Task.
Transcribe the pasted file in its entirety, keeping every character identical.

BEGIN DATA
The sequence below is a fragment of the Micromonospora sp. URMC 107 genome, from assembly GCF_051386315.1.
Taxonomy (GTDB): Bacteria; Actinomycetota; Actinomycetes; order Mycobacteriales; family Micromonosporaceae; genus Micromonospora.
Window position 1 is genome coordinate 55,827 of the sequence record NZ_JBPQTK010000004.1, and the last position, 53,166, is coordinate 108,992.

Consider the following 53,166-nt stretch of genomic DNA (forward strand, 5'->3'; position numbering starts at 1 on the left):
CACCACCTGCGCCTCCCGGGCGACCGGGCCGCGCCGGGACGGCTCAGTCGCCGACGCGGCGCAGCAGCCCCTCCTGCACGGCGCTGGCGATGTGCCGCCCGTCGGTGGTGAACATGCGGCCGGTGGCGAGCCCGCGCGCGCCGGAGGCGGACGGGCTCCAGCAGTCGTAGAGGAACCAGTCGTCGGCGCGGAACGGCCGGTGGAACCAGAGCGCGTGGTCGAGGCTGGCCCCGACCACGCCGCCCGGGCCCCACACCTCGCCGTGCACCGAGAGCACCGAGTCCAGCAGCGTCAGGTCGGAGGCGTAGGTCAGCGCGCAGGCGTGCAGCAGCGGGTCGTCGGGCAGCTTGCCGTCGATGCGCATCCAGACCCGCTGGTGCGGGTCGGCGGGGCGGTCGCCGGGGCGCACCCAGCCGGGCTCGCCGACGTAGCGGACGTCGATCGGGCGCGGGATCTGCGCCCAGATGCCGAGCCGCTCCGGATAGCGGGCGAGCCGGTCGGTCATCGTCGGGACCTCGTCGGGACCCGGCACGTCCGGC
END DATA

The sequence below is a fragment of the Micromonospora sp. URMC 107 genome, from assembly GCF_051386315.1.
Taxonomy (GTDB): Bacteria; Actinomycetota; Actinomycetes; order Mycobacteriales; family Micromonosporaceae; genus Micromonospora.
Window position 1 is genome coordinate 55,827 of the sequence record NZ_JBPQTK010000004.1, and the last position, 53,166, is coordinate 108,992.

Consider the following 53,166-nt stretch of genomic DNA (forward strand, 5'->3'; position numbering starts at 1 on the left):
CACCACCTGCGCCTCCCGGGCGACCGGGCCGCGCCGGGACGGCTCAGTCGCCGACGCGGCGCAGCAGCCCCTCCTGCACGGCGCTGGCGATGTGCCGCCCGTCGGTGGTGAACATGCGGCCGGTGGCGAGCCCGCGCGCGCCGGAGGCGGACGGGCTCCAGCAGTCGTAGAGGAACCAGTCGTCGGCGCGGAACGGCCGGTGGAACCAGAGCGCGTGGTCGAGGCTGGCCCCGACCACGCCGCCCGGGCCCCACACCTCGCCGTGCACCGAGAGCACCGAGTCCAGCAGCGTCAGGTCGGAGGCGTAGGTCAGCGCGCAGGCGTGCAGCAGCGGGTCGTCGGGCAGCTTGCCGTCGATGCGCATCCAGACCCGCTGGTGCGGGTCGGCGGGGCGGTCGCCGGGGCGCACCCAGCCGGGCTCGCCGACGTAGCGGACGTCGATCGGGCGCGGGATCTGCGCCCAGATGCCGAGCCGCTCCGGATAGCGGGCGAGCCGGTCGGTCATCGTCGGGACCTCGTCGGGACCCGGCACGTCCGGC